EXAM 1 & Exam 2 Study Guide
EXAM 1 & Exam 2 Study Guide MGT 304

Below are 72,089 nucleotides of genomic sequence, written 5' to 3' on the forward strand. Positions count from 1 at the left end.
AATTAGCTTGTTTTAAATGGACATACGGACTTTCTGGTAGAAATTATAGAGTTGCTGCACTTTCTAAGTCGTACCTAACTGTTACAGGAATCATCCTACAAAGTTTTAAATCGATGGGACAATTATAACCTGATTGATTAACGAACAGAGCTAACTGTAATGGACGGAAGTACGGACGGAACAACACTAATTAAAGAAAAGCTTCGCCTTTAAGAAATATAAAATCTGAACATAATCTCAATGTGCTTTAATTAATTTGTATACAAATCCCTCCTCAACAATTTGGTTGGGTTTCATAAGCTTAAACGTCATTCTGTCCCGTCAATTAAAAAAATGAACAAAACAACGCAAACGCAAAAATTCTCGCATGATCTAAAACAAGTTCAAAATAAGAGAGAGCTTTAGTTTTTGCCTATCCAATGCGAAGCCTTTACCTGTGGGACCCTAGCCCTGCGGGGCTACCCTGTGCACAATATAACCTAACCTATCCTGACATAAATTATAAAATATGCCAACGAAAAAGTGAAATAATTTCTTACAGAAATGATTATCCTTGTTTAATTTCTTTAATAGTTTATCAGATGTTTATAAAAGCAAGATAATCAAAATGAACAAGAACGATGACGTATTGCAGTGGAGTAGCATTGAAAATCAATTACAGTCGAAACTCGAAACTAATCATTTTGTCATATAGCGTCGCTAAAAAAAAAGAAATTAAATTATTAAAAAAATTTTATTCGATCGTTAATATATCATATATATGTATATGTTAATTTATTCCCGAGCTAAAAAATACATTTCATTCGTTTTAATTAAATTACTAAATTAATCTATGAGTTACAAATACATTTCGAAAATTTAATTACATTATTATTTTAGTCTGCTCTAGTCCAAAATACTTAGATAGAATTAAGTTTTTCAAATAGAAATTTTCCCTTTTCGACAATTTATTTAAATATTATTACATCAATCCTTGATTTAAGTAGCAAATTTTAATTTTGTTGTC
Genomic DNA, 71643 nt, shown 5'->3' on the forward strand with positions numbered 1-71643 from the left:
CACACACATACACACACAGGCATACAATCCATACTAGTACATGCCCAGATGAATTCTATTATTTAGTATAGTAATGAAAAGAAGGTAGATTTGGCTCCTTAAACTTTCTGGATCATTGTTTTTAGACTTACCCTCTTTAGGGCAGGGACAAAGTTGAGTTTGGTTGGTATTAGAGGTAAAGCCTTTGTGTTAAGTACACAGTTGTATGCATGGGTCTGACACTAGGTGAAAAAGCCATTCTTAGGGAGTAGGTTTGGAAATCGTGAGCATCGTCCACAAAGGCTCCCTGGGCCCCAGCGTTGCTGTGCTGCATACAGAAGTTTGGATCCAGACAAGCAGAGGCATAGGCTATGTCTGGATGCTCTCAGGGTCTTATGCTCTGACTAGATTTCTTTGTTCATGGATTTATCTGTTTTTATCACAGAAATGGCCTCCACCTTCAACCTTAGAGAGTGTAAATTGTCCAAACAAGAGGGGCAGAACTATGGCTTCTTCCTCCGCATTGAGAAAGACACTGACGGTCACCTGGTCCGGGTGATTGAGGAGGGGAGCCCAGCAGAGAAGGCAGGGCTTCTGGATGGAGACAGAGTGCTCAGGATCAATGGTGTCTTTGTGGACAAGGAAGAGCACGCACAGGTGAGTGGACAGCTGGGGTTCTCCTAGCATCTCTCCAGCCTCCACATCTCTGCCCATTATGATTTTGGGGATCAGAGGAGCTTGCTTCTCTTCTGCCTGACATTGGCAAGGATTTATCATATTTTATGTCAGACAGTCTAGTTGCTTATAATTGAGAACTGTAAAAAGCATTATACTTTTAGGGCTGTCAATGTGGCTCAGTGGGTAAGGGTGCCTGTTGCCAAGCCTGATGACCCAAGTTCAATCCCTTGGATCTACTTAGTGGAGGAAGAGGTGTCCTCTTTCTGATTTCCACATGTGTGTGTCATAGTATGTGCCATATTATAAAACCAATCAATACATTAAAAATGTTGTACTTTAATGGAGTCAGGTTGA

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Management 304 Final Study Guide Emilie Croonenberghs 3 Organizational Behavior Overview 339 Organizational Behavior Research Methods 3 Organizational Behavior 0 Organizational Behavior Organizations 339 Organizational Behavior 339 Organizational Behavior 339 Organizational Behavior 239 Organizational Behavior 0 Organizational Behavior 00 Organizational Behavior Behavior Part 1 339 Organizational Behavior Behavior Part 2 3 Organizational Behavior 3 Organizational Behavior 0 Communications 00 Organizational Behavior Pa rt 1 00 Organizational Behavior Part 2 339 Organizational Behavior Organizations Part 1 0 Power Dependence Goal Compatibility The Direction of In uence Formal Power Coercive Power Reward Power Legitimate Power Personal Power 1 Organizational Behavior 2 Managerial Challenges amp 3 Attitudes amp Job Satisfaction 4 Emotions amp Moods in 5 Personality amp Values 6 Diversity in Organizations 7 Perceptions 8 Decision Making 9 Motivation Concepts 10 Foundations of Group 11 Foundations of Group 12 Understanding Work Teams 13 Communication 14 Leadership in Organizations 15 Leadership in Organizations 16 Power amp Politics in Management 304 Final Study Guide Emilie NonSubstitutable Power Tactics Sexual Harassment 3930 Organizational Behavior 17 Power amp Politics in Organizations Part 2 30 Organizational Behavior 18 Con ict amp Con ict Management 0 Con ict o The Traditional View of Con ict o The Interactionist View of Con ict Types of Con ict Con ictIntensity Continuum The Con ict Process 0 Dimensions of Con ictHandling Intentions Con ict Management Strategies 0 Con ict Management Techniques 0 Cultural Difference in Con ict Resolution 339 Organizational Behavior 19 Negotiations Negotiation o Distribute Versus Integrative Bargaining Strategic Essentials 0 Bargaining Zone 0 Staking Out the Bargaining Zone 0 Distributive Negotiation o Integrative Negotiation o The Negotiation o Negotiation Pitfalls 0 Individual Difference in Negotiation Effectiveness Personality Traits in Negotiation Moods and Emotions in Negotiation Culture in Negotiations 0 Gender Differences in Negotiations 0 The Roles and Functions of ThirdPart Negotiation Croonenberghs Expert Power 0 Referent Power 0 General Dependency Power 0 Importance 0 Scarcity O O O Management 304 Final Study Guide Emilie Croonenberghs 393 Organizational Behavior 20 Foundations of Organizational Structure 0 Organization Chart 0 The Six Elements of an Organization s Structure 0 Work Specialization Economies and Diseconomies of Work Specialization Departmentalization Chain of Command Contrasting Spans of Control 0 Centralization and Decentralization Formalization Bureaucracy The Matrix Structure 0 A Virtual Organization 0 The Boundaryless Organization 0 The Leaner Organization Mechanistic versus Organic Models 0 The StrategyStructure Relationship 0 ThreeDimensional Model of the Environment 0 The Behavioral Implications 0 Organization Structure 3930 Organizational Behavior 21 Organizational Culture 0 Organizational Culture 0 Organizational Culture Characteristics Iceberg Model of Organizational Culture Layers of Cultural Analysis 0 Organizational Culture Three Level Analysis 0 Organizational Culture Functions 0 Effects of Organizational Culture on People amp Organizations 0 Factors that Create Organizational Culture Socialization Transmitted Culture to Employees 0 Ethical Culture 0 Positive Organizational Culture Spiritual Culture 0 Organizational Culture amp National Culture 0 Organizational Culture Analysis oz Organizational Behavior 22 Organizational Change amp Stress Management Management 304 Final Study Guide Emilie Croonenberghs Stress Potential Sources of Stress Model of Stress Consequences of Stress InvertedU Relationship Between Stress and Job Performance Approaches to Managing Stress Organizational Forces for Change Planned amp Unplanned Change Sources of Resistance to Change Resistance to Change Approaches to Managing Organizational Change Lewin s ThreeStep Change Model Unfreezing the Status Quo Kotter s Eight Step Plan for Implementing Change Ways of Creating a Culture for Change The difference between good and bad management can be the difference between pro t and loss or uti mately between survival and failure In good times understanding how to reward satisfy and retain employees is at a premium In bad times issues like stress decision making and coping come to the fore Responding to Globalization The world has become a global village In the process the manager s job has changed Increased Foreign Assignments you ll have to manage a workforce very different in needs aspirations and attitudes from those you are used to back home Working with People from Different Cultures To work effectively with people from dif ferent cultures you need to understand how their culture geography and re ligion have shaped them and how to adapt your management style to their differences Management practices need to be modified to re ect the values of the different countries in which an organization operates Overseeing Movement of Jobs to Countries with LowCost Labor Managers face the difficult task of balancing the interests of their organization with their responsibilities to the communities in which they operate Managing Workforce Diversity organizations is adapting to people who are different Is called workforce diversity work force diversity addresses differences among people within given countries Workforce diversity acknowledges a workforce of women and men many ra cial and ethnic groups individuals with a variety of physical or psychological abili ties and people who differ in age and sexual orientation Improving Customer Service ervice jobs include technical sup port representatives fastfood counter workers sales clerks waiters and waitresses nurses automobile repair technicians consultants credit represen tatives financial planners and ight attendants The common characteristic of these jobs is substantial interaction with an organization s customers Management needs to create a customerresponsive culture OB can provide considerable guidance in helping managers create such cultures in which em ployees are friendly and courteous accessible knowledgeable prompt in respond ing to customer needs and willing to do what s necessary to please the customer Improving People Skills Stimulating Innovation and Change Today s successful organizations must foster innovation and master the art of change or they ll become candidates for extinction Coping with Temporariness orga nizations have to be fast and exible if they are to survive The result is that most manag ers and employees today work in a climate best characterized as temporary Workers must continually update their knowledge and skills to perform new job requirements Today s managers and employees must learn to cope with temporariness exibility spontaneity and unpredictability Working in Networked Organizations Networked organizations allow people to communicate and work together even though they may be thousands of miles apart Motivating and leading people and making collaborative decisions online requires different techniques than when individuals are physically present in a single location Helping Employees Balance Work Life Con icts Employees are increasingly complaining that the line between work and nonwork time has become blurred creating personal con icts and stress Employees increasingly recognize that work infringes on their personal lives and they re not happy about it Organizations that don t help their people achieve work life balance will find it increasingly difficult to attract and retain the most capable and motivated employees Creating a Positive Work Environment Organizations are trying to realize a competitive advantage by fostering a positive work environment A real growth area in OB research is positive organizational scholarship also called positive organizational behavior which studies how organizations develop human strengths foster vitality and resilience and unlock potential Although positive organizational scholarship does not deny the value of the negative such as critical feedback it does challenge researchers to look at OB through a new lens and pushes organizations to exploit employees strengths rather than dwell on their limitations Improving Ethical Behavior ethical dilemmas and ethical choices in which they are required to identify right and wrong conduct Determining the ethically correct way to behave is especially difficult in a global economy because different cultures have different perspectives on certain ethical issues They re writing and distributing codes of ethics to guide employees through ethical dilemmas They re offering seminars workshops and other training programs to try to improve ethical behaviors They re providing inhouse advisors who can be contacted in many cases anony mously for assistance in dealing with ethical issues and they re creating protec tion mechanisms for employees who reveal internal unethical practices Today s manager must create an ethically healthy climate for his or her em ployees where they can do their work productively with minimal ambiguity about what right and wrong behaviors are Coming Attractions Developing an OB Model A model is an abstraction of reality a simplified representation of some real world phenomenon It proposes three types of variables inputs processes and outcomes at three levels of analysis individual group and organizational Notice that the model also shows that outcomes can in uence inputs in the future Inputs Inputs are the variables like personality group structure and organizational culture that lead to processes These variables set the stage for what will occur in an organization later Many are determined in advance of the employment relationship Processes Processes are actions that individuals groups and organizations engage in as a result of inputs and that lead to certain outcomes Outcomes Outcomes are the key variables that you want to explain or predict and that are affected by some other variables Attitudes and Stress Employee attitudes are the evaluations employees make ranging from positive to negative about objects people or events Stress is an unpleasant psychological process that occurs in response to environmental pressures Ample evidence shows that employees who are more satisfied and treated fairly are more willing to engage in the aboveandbeyond citizenship behavior so vital in the contemporary busi ness environment Task Performance The combination of effectiveness and efficiency at doing your core job tasks is a re ection of your level of task performance performance relate to the core duties and responsibilities of a job and are often directly related to the functions listed on a formal job description Citizenship Behavior The discretionary behavior that is not part of an employee s formal job requirements and that contributes to the psychologi cal and social environment of the workplace is called citizenship behaviorwill provide performance beyond expectations Evidence indicates organizations that have such employees outperform those that don t Withdrawal Behavior Withdrawal behavior is the set of actions that employees take to separate themselves from the organization ranging from showing up late or failing to attend meetings to absentee ism and turnover A high rate of turnover can also disrupt the efficient running of an organization when knowledgeable and experienced per sonnel leave and replacements must be found to assume positions of responsibility If the right people are leaving the organization the marginal and submarginal employees turnover can actually be positive n today s changing world of work reasonable levels of employee initiated turnover improve organiza tional exibility and employee independence and they can lessen the need for management initiated layoffs Group Cohesion Group cohesion is the extent to which members of a group support and validate one another at work In other words a cohesive group is one that sticks together When employees trust one another seek common goals and work together to achieve these common ends the group is cohesive when employees are divided among themselves in terms of what they want to achieve and have little loyalty to one another the group is not cohesive picking the right people to be on the team in the first place might be an effective way to enhance cohesion Group Functioning Group functioning refers to the quantity and quality of a group s work output group functioning in work organizations is more than the sum of individual task performances different types of activities will be required to get the most from the team Productivity organization is productive if it achieves its goals by transforming inputs into outputs at the lowest cost Thus productivity requires both effectiveness and ef ciency effectiveness The degree to which an organization meets the needs of its clientele or customers efficiency The degree to which an organization can achieve its ends at a low cost Popular measures of organizational efficiency include return on investment profit per dollar of sales and output per hour of labor By training em ployees to improve the employee customer interaction Survival The final outcome we will consider is organizational survival which is simply evidence that the organization is able to exist and grow over the long term The survival of an organization depends not just on how productive the organization is but also on how well it fits with its environment APPENDIX A an un derstanding of research methods will make you a more skilled evaluator of the OB studies you will encounter in business and professional journals So an appreciation of behavioral research is important because 1 it s the foundation on which the theories in this text are built and 2 it will benefit you in future years when you read reports of research and attempt to assess their value Purposes of Research Research is concerned with the systematic gathering of information Its purpose is to help us in our search for the truth ongoing research adds to our body of OB knowledge by supporting some theories contradicting others and suggesting new theories to replace those that fail to gain support Research Terminology Variable A variable is any general characteristic that can be mea sured and that changes in amplitude intensity or both examples of OB variables are job satisfaction employee productivity work stress ability personality and group norms Hypothesis A tentative explanation of the relationship between two or more variables is called a hypothesis Until confirmed by empirical research a hypothesis remains only a tentative explanation Dependent Variable A dependent variable is a response that is affected by an in dependent variable In terms of the hypothesis it is the variable that the researcher is interested in explaining In organizational behavior research the most popular dependent variables are productivity absenteeism tum over job satisfaction and organizational commitment Independent Variable An independent variable is the presumed cause of some change in the dependent variable Popular independent variables studied by OB researchers include intelligence personality job satisfaction experience motivation reinforcement patterns leadership style reward allocations selection methods and organization design Moderating Variable A moderating variable abates the effect of the indepen dent variable on the dependent variable It might also be thought of as the contingency variable If X inde pendent variable then Y dependent variable will oc cur but only under conditions Z moderating variable To translate this into a reallife example we might say that if we increase the amount of direct supervision in the work area X then there will be a change in worker productivity Y but this effect will be moderated by the complexity of the tasks being performed Z Causality A hypothesis by definition implies a relationship That is it implies a presumed cause and effect This direc tion of cause and effect is called causality Changes in the independent variable are assumed to cause changes in the dependent variable However in behavioral re search it s possible to make an incorrect assumption of causality when relationships are found For example early behavioral scientists found a relationship between employee satisfaction and productivity They concluded that a happy worker was a productive worker Follow up research has supported the relationship but discon firmed the direction of the arrow The evidence more correctly suggests that high productivity leads to satis faction rather than the other way around Correlation Coefficient It s one thing to know that there is a relationship be tween two or more variables It s another to know the strength of that relationship The term correlation coe i cient is used to indicate that strength and is expressed as a number between 100 a perfect negative relation ship and lOO a perfect positive correlation When two variables vary directly with one another the correlation will be expressed as a positive number When they vary inversely that is one increases as the other decreases the correlation will be expressed as a negative number If the two variables vary indepen dently of each other we say that the correlation be tween them is zero For example a researcher might survey a group of employees to determine the satisfaction of each with his or her job Then using company absenteeism reports the researcher could correlate the job satisfaction scores against individual attendance records to deter mine whether employees who are more satisfied with their jobs have better attendance records than their counterparts who indicated lower job satisfaction Let s suppose the researcher found a correlation coefficient of O50 between satisfaction and attendance Would that be a strong association There is unfortunately no precise numerical cutoff separating strong and weak relationships A standard statistical test would need to be applied to determine whether the relationship was a significant one A final point needs to be made before we move on A correlation coefficient measures only the strength of association between two variables A high value does not imply causality The length of women s skirts and stock market prices for instance have long been noted to be highly correlated but one should be careful not to infer that a causal relationship between the two exists In this instance the high correlation is more happen stance than predictive Theory The final term we introduce in this section is theory The ory describes a set of systematically interrelated concepts or hypotheses that purports to explain and predict phe nomena In OB theories are also frequently referred to as models We use the two terms interchangeably There are no shortages of theories in OB For in stance we have theories to describe what motivates people the most effective leadership styles the best way to resolve con icts and how people acquire power In some cases we have half a dozen or more separate theories that purport to explain and predict a given phenomenon In such cases is one right and the oth ers wrong No They tend to re ect science at work researchers testing previous theories modifying them and when appropriate proposing new models that may prove to have higher explanatory and predictive powers Multiple theories attempting to explain com mon phenomena merely attest that OB is an active dis cipline still growing and evolving Evaluating Research As a potential consumer of behavioral research you should follow the dictum of caveat emptor let the buyer beware In evaluating any research study you need to ask three questions4 Is it valid Is the study actually measuring what it claims to be measuring A number of psychological tests have been discarded by employers in recent years because they have not been found to be valid measures of the applicants ability to do a given job successfully But the validity issue is relevant to all research studies So if you find a study that links cohesive work teams with higher productivity you want to know how each of these variables was measured and whether it is actually measuring what it is supposed to be measuring Is it reliable Reliability refers to consistency of mea surement If you were to have your height measured every day with a wooden yardstick you d get highly reliable re sults On the other hand if you were measured each day by an elastic tape measure there would probably be con siderable disparity between your height measurements from one day to the next Your height of course doesn t change from day to day The variability is due to the unre liability of the measuring device So if a company asked a group of its employees to complete a reliable job satisfac tion questionnaire and then repeat the questionnaire six months later we d expect the results to be very similar provided nothing changed in the interim that might sig nificantly affect employee satisfaction Is it generalizable Are the results of the research study generalizable to groups of individuals other than those who participated in the original study Be aware for example of the limitations that might exist in research that uses college students as subjects Are the findings in such studies generalizable to fulltime employees in real jobs Similarly how generalizable to the overall work population are the results from a study that assesses job stress among 10 nuclear power plant engineers in the hamlet of Mahone Bay Nova Scotia Research Design Doing research is an exercise in tradeoffs Richness of information typically comes with reduced generaliz ability The more a researcher seeks to control for con founding variables the less realistic his or her results are likely to be High precision generalizability and control almost always translate into higher costs When researchers make choices about whom they ll study where their research will be done the methods they ll use to collect data and so on they must make some concessions Good research designs are not perfect but they do carefully re ect the questions being addressed Keep these facts in mind as we review the strengths and weaknesses of five popular research designs case stud ies field surveys laboratory experiments field experi ments and aggregate quantitative reviews Case Study You pick up a copy of Soichiro Honda s autobiography In it he describes his impoverished childhood his deci sions to open a small garage assemble motorcycles and eventually build automobiles and how this led to the creation of one of the largest and most successful cor porations in the world Or you re in a business class and the instructor distributes a 50page handout covering two companies WalMart and Kmart The handout de tails the two firms histories describes their corporate strategies management philosophies and merchandis ing plans and includes copies of their recent balance sheets and income statements The instructor asks the class members to read the handout analyze the data and determine why WalMart has been so much more successful than Kmart in recent years Soichiro Honda s autobiography and the WalMart and Kmart handouts are case studies Drawn from real life situations case studies present an indepth analysis of one setting They are thorough descriptions rich in details about an individual a group or an organization The primary source of information in case studies is obtained through observation occasionally backed up by interviews and a review of records and documents Case studies have their drawbacks They re open to the perceptual bias and subjective interpretations of the observer The reader of a case is captive to what the observercase writer chooses to include and exclude Cases also trade off generalizability for depth of infor mation and richness of detail Because it s always dan gerous to generalize from a sample of one case studies make it difficult to prove or reject a hypothesis On the other hand you can t ignore the indepth analysis that cases often provide They are an excellent device for initial exploratory research and for evaluating reallife problems in organizations Field Survey A lengthy questionnaire was created to assess the use of ethics policies formal ethics structures formalized activ ities such as ethics training and executive involvement in ethics programs among billiondollar corporations The public affairs or corporate communications office of all Fortune 500 industrial firms and 500 service cor porations were contacted to get the name and address of the officer most responsible for dealing with ethics and conduct issues in each firm The questionnaire with a cover letter explaining the nature of the study was mailed to these 1000 officers Of the total 254 re turned a completed questionnaire for a response rate just above 25 percent The results of the survey found among other things that 77 percent had formal codes of ethics and 54 percent had a single officer specifically assigned to deal with ethics and conduct issues5 The preceding study illustrates a typical field survey A sample of respondents in this case 1000 corporate officers in the largest US publicly held corporations was selected to represent a larger group that was under examination billiondollar US business firms The respondents were then surveyed using a questionnaire or interviewed to collect data on particular characteris tics the content and structure of ethics programs and practices of interest to the researchers The standard ization of response items allows for data to be easily quantified analyzed and summarized and for the re searchers to make inferences from the representative sample about the larger population The field survey provides economies for doing re search It s less costly to sample a population than to obtain data from every member of that population There are for instance more than 5000 US business firms with sales in excess of a billion dollars and since some of these are privately held and don t release fi nancial data to the public they are excluded from the Fortune list Moreover as the ethics study illustrates field surveys provide an efficient way to find out how people feel about issues or how they say they behave These data can then be easily quantified But the field survey has a number of potential weaknesses First mailed questionnaires rarely obtain 100 percent returns Low response rates call into ques tion whether conclusions based on respondents an swers are generalizable to nonrespondents Second the format is better at tapping respondents attitudes and perceptions than behaviors Third responses can suf fer from social desirability that is people saying what they think the researcher wants to hear Fourth since field surveys are designed to focus on specific issues they re a relatively poor means of acquiring depth of information Finally the quality of the generalizations is largely a factor of the population chosen Responses from executives at Fortune 500 firms for instance tell us nothing about small or mediumsized firms or notfor profit organizations In summary even a welldesigned field survey trades off depth of information for breadth generalizability and economic efficiencies Laboratory Experiment The following study is a classic example of the laboratory experiment A researcher Stanley Milgram wondered how far individuals would go in following commands If subjects were placed in the role of a teacher in a learn ing experiment and told by an experimenter to admin ister a shock to a learner each time that learner made a mistake would the subjects follow the commands of the experimenter Would their willingness to comply decrease as the intensity of the shock was increased To test these hypotheses Milgram hired a set of subjects Each was led to believe that the experiment was to investigate the effect of punishment on memory Their job was to act as teachers and administer pun ishment whenever the learner made a mistake on the learning test Punishment was administered by an electric shock The subject sat in front of a shock generator with 30 levels of shock beginning at zero and progressing in 15volt increments to a high of 450 volts The demar cations of these positions ranged from Slight Shock at 15 volts to Danger Severe Shock at 450 volts To increase the realism of the experiment the subjects re ceived a sample shock of 45 volts and saw the leamer a pleasant mildmannered man about 50 years old strapped into an electric chair in an adjacent room Of course the learner was an actor and the electric shocks were phony but the subjects didn t know this Taking his seat in front of the shock generator the subject was directed to begin at the lowest shock level and to increase the shock intensity to the next level each time the learner made a mistake or failed to respond When the test began the shock intensity rose rap idly because the learner made many errors The sub j ect got verbal feedback from the learner At 75 volts the learner began to grunt and moan at 150 volts he demanded to be released from the experiment at 180 volts he cried out that he could no longer stand the pain and at 300 volts he insisted that he be let out yelled about his heart condition screamed and then failed to respond to further questions Most subjects protested and fearful they might kill the learner if the increased shocks were to bring on a heart attack insisted they could not go on with their job Hesitations or protests by the subject were met by the experimenter s statement You have no choice you must go on Your job is to punish the learner s mis takes Of course the subjects did have a choice All they had to do was stand up and walk out The majority of the subjects dissented But dissension isn t synonymous with disobedience Sixtytwo percent of the subjects increased the shock level to the maximum of 450 volts The average level of shock administered by the remaining 38 percent was nearly 370 volts6 In a laboratory experiment such as that conducted by Milgram an artificial environment is created by the researcher Then the researcher manipulates an inde pendent variable under controlled conditions Finally since all other things are held equal the researcher is able to conclude that any change in the dependent variable is due to the manipulation or change imposed on the independent variable Note that because of the controlled conditions the researcher is able to imply causation between the independent and dependent variables The laboratory experiment trades off realism and generalizability for precision and control It provides a high degree of control over variables and precise mea surement of those variables But findings from labora tory studies are often difficult to generalize to the real world of work This is because the artificial laboratory rarely duplicates the intricacies and nuances of real or ganizations In addition many laboratory experiments deal with phenomena that cannot be reproduced or ap plied to reallife situations Field Experiment The following is an example of a field experiment The management of a large company is interested in de termining the impact that a fourday workweek would have on employee absenteeism To be more specific management wants to know if employees working four 10hour days have lower absence rates than similar em ployees working the traditional fiveday week of 8 hours each day Because the company is large it has a number of manufacturing plants that employ essentially similar workforces Two of these are chosen for the experiment both located in the greater Cleveland area Obviously it would not be appropriate to compare two similarsized plants if one is in rural Mississippi and the other is in ur ban Copenhagen because factors such as national cul ture transportation and weather might be more likely to explain any differences found than changes in the number of days worked per week In one plant the experiment was put into place workers began the fourday week At the other plant which became the control group no changes were made in the employees fiveday week Absence data were gathered from the company s records at both 10 cations for a period of 18 months This extended time period lessened the possibility that any results would be distorted by the mere novelty of changes being imple mented in the experimental plant After 18 months management found that absenteeism had dropped by 40 percent at the experimental plant and by only 6 percent in the control plant Because of the design of this study management believed that the larger drop in absences at the experimental plant was due to the introduction of the compressed workweek The field experiment is similar to the laboratory ex periment except it is conducted in a real organization The natural setting is more realistic than the laboratory setting and this enhances validity but hinders control In addition unless control groups are maintained there can be a loss of control if extraneous forces intervene for example an employee strike a major layoff or a cor porate restructuring Maybe the greatest concern with field studies has to do with organizational selection bias Not all organizations are going to allow outside research ers to come in and study their employees and operations This is especially true of organizations that have serious problems Therefore since most published studies in OB are done by outside researchers the selection bias might work toward the publication of studies conducted almost exclusively at successful and wellmanaged organizations Our general conclusion is that of the four research designs we ve discussed to this point the field experi ment typically provides the most valid and generaliz able findings and except for its high cost trades off the least to get the most7 Aggregate Quantitative Reviews What s the overall effect of organizational behavior modification OB Mod on task performance There have been a number of field experiments that have sought to throw light on this question Unfortunately the wide range of effects from these various studies makes it hard to generalize To try to reconcile these diverse findings two re searchers reviewed all the empirical studies they could find on the impact of OB Mod on task performance over a 20year period8 After discarding reports that had inadequate information had nonquantitative data or didn t meet all conditions associated with principles of behavioral modification the researchers narrowed their set to 19 studies that included data on 2818 individuals Using an aggregating technique called metaanalysis the researchers were able to synthesize the studies quanti tatively and to conclude that the average person s task performance will rise from the 50th percentile to the 67th percentile after an OB Mod intervention The OB Mod task performance review done by these researchers illustrates the use of metaanalysis a quantitative form of literature review that enables re searchers to look at validity findings from a comprehen sive set of individual studies and then apply a formula to them to determine if they consistently produced sim ilar results9 If results prove to be consistent it allows researchers to conclude more confidently that validity is generalizable Metaanalysis is a means for overcom ing the potentially imprecise interpretations of qualita tive reviews and to synthesize variations in quantitative studies In addition the technique enables researchers to identify potential moderating variables between an independent and a dependent variable In the past 25 years there s been a surge in the popu larity of this research method Why It appears to offer a more objective means for doing traditional literature reviews Although the use of meta analysis requires re searchers to make a number of judgment calls which can introduce a considerable amount of subjectivity into the process there is no arguing that metaanalysis reviews have now become widespread in the OB literature Ethics in Research Researchers are not always tactful or candid with sub jects when they do their studies For instance questions in field surveys may be perceived as embarrassing by re spondents or as an invasion of privacy Also researchers in laboratory studies have been known to deceive par ticipants about the true purpose of their experiment because they felt deception was necessary to get honest responses 10 The learning experiments conducted by Stanley Milgram which were conducted more than 30 years ago have been widely criticized by psychologists on ethical grounds He lied to subjects telling them his study was investigating learning when in fact he was concerned with obedience The shock machine he used was a fake Even the learner was an accomplice of Milgram s who had been trained to act as if he were hurt and in pain Yet ethical lapses continue For instance in 2001 a professor of organizational behavior at Columbia University sent out a common letter on university let terhead to 240 New York City restaurants in which he detailed how he had eaten at this restaurant with his wife in celebration of their wedding anniversary how he had gotten food poisoning and that he had spent the night in his bathroom throwing up11 The letter closed with Although it is not my intention to file any reports with the Better Business Bureau or the Depart ment of Health I want you to understand what I went through in anticipation that you will respond accord ingly I await your response The fictitious letter was part of the professor s study to determine how restau rants responded to complaints But it created culinary chaos among many of the restaurant owners managers and chefs as they reviewed menus and produce deliv eries for possibly spoiled food and questioned kitchen workers about possible lapses A followup letter of apol ogy from the university for an egregious error in judg ment by a junior faculty member did little to offset the distress it created for those affected Professional associations like the American Psycho logical Association the American Sociological Associa tion and the Academy of Management have published formal guidelines for the conduct of research Yet the ethical debate continues On one side are those who ar gue that strict ethical controls can damage the scientific validity of an experiment and cripple future research Deception for example is often necessary to avoid con taminating results Moreover proponents of minimiz ing ethical controls note that few subjects have been appreciably harmed by deceptive experiments Even in Milgram s highly manipulative experiment only 13 percent of the subjects reported negative feelings about their experience The other side of this debate focuses on the rights of participants Those favoring strict ethical controls argue that no procedure should ever be emotionally or physically distressing to subjects and that as professionals researchers are obliged to be completely honest with their subjects and to protect the subjects privacy at all costs Summary The subject of organizational behavior is composed of a large number of theories that are research based Research studies when cumulatively integrated become theories and theories are proposed and fol lowed by research studies designed to validate them The concepts that make up OB therefore are only as valid as the research that supports them The topics and issues in this book are for the most part research derived They represent the result of sys tematic information gathering rather than merely hunch intuition or opinion This doesn t mean of course that we have all the answers to OB issues Many require far more corroborating evidence The generalizability of others is limited by the research methods used But new information is being created and published at an acceler ated rate To keep up with the latest findings we strongly encourage you to regularly review the latest research in organizational behavior